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5 Ways to Build Your Blog’s Voice

Posted By Georgina Laidlaw 5th of August 2010 Writing Content 0 Comments

Voice can give a blogger a serious edge. Your unique voice can set you apart from the competition, form a foundation for your brand, engender audience loyalty, and more. If you find it difficult to retain readers, and you’re confident of the quality and accuracy of the content you provide, you may need to work on your voice.

What is Voice?

Voice is the tone in which you present content. Your blog’s overall tone is also affected by visual elements like colours and fonts, but voice is a critical element in the tone of your content.

If a message is what we say, then voice is the way we express what we say. Pace, rhythm, turns of phrase, idioms — even the way you use punctuation — all contribute to the voice of your blog. Unless you’re a die-hard writing buff, it probably won’t pay you to get too hung up on grammar or the finer points of semicolon usage. Instead, focus first on assessing your posts in terms of how they sound overall.

First, choose a word that best reflects how you want to sound — “friendly” or “authoritative” or “experienced”, for example. Then assess a cross-section of your posts, scoring each on how well you feel it meets that requirement. Voice is strongest when it’s consistent, so also look at elements like tags and category labels, email autoresponders, error pages, and so on, to see how well they reflect your desired tone of voice.

This process will probably let you identify some inconsistencies that dilute the voice of your blog — and make it more difficult for your audience to know what they can expect, or to identify with your blog’s personality.

Ensuring Consistency

For many of us, it can be difficult to work out exactly what makes one post  sound better — friendlier, more authoritative, or whatever — than another. All we know is that this post sounds friendly and relaxed, while that one is flat, and this other one comes across as a bit of a rant.

The good news is that you can take a number of steps to make the voice of your posts more consistent.

1. Picture your audience.

If you want your blog to sound friendly, you might imagine a good friend who’s in your target audience each time you write a blog post. It might sound odd, but holding a clear picture of the person you’re writing for in your mind while you write can have a significant impact on the tone of your content.

2. Watch your mood.

With experience, you’ll learn to churn out content on demand, in a consistent voice. But while you’re still getting a handle on your blog’s voice, it can be a good idea to try to write when you’re in a good frame of mind. Not just a positive frame of mind, but one that reflects your respect for your readership and your enthusiasm for your blog topic.

We all have moments when we’d rather be doing something other than writing a post for our blogs; try not to write at those times, at least while you’re finding your voice. If you’re not interested in what you’re writing, that’ll come across in your post’s tone.

3. Separate writing from publishing.

Try to avoid publishing posts as you write them. Instead, save the post and review it later, when you’re in a different frame of mind. This way, even if you can’t avoid writing posts in varying moods, you’ll be able to cast an objective eye over your posts, and to edit and tweak them in ways that reinforce the tone you’re aiming for.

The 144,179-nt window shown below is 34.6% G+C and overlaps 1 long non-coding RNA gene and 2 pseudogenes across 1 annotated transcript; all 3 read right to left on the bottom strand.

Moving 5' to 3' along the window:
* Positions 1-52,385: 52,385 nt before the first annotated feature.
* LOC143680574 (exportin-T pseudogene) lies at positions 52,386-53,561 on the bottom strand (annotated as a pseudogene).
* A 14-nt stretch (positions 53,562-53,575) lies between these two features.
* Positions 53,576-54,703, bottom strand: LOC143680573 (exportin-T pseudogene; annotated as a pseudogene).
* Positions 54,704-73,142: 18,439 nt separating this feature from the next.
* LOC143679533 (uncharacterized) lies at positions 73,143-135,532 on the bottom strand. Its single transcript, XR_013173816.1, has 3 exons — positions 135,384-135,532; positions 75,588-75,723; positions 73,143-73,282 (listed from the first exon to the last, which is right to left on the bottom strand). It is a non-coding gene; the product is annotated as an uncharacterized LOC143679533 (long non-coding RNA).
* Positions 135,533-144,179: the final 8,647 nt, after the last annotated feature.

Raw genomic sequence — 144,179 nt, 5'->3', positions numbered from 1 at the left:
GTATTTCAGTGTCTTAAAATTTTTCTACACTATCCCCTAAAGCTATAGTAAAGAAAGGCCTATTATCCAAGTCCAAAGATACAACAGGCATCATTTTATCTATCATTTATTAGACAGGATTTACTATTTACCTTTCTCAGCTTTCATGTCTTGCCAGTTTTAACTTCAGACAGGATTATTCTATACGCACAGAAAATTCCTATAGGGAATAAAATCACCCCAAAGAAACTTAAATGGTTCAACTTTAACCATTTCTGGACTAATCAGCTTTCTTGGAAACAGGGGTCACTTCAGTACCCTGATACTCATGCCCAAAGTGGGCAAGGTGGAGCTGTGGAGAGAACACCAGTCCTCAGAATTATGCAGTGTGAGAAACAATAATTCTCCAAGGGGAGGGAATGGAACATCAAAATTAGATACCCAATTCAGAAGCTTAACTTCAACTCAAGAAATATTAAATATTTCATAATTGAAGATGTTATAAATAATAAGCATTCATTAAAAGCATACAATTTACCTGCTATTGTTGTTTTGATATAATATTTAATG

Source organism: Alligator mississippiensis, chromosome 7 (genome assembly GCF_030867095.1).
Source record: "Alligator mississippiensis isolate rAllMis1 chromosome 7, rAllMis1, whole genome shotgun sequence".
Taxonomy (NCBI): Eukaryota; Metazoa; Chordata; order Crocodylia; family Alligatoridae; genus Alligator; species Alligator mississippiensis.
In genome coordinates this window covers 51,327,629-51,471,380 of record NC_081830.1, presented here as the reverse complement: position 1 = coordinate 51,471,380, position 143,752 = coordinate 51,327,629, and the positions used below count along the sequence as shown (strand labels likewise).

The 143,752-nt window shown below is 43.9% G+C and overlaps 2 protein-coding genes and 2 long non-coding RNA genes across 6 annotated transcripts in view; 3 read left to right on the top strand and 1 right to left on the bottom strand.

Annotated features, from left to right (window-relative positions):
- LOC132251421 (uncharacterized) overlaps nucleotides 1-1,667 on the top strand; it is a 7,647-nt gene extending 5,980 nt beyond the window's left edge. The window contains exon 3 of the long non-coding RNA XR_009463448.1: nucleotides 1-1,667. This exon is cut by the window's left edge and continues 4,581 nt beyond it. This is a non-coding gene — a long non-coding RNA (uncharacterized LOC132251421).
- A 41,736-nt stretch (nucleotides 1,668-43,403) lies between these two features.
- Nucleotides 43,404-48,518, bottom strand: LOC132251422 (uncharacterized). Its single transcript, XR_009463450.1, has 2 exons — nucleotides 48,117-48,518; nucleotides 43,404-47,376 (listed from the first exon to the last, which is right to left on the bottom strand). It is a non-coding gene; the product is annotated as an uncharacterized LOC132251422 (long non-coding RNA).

Don’t be afraid to edit your posts if you don’t feel they’re couched in the right tone of voice. You might find that a quick review, with fresh eyes — and the implementation of a few well-chosen tweaks — prior to publishing makes all the difference to the tone of your posts.

4. Create a style guide.

A style guide — a set of rules for grammar, spelling and expression — can help you to automate elements of your blog’s voice.

If you can identify, by looking critically at your blog, and blogs you like the tone of, elements that detract from your tone, you can list them in your style guide. Over time, you’ll compile a list of rules that can act as a sort of template that you can apply to every post your write.

“Have I used friendly text for links, rather than simply pasting the URL straight into the body copy of my post?” you’ll ask yourself. “Have I mentioned the position of every individual I’ve quoted in this article, to show the quality of my research and my respect for my industry peers?”

Using your style guide as a checklist on which to assess your posts can help to ensure that the tone of your blog remains consistent.

5. Consider tactics that may dilute your voice.

Some blogging tactics may actually serve to dilute your blog’s voice. Guest bloggers, for example, probably won’t write the way you do, and may jar with readers’ expectations of your blog’s voice. Similarly, being paid to write a post in which you promote a product can alter your tone of voice in subtle ways. You may even write about certain topics within your chosen field in a way that doesn’t reflect the tone of your blog.

Before you adopt a new tactic on your blog, consider what it might mean for  your blog’s voice. Consistency of voice is crucial when it comes to establishing trust and loyalty among your readership, so it pays — in the short- and long-term — to weigh up the pros and cons of each new tactic before you adopt it.

Glen Stansbery outlined some handy tactics that can actively help to enhance your blog’s voice, but again, use these with discretion and caution. Giving various approaches an open-minded try before you set your heart on adopting them is a good modus operandi.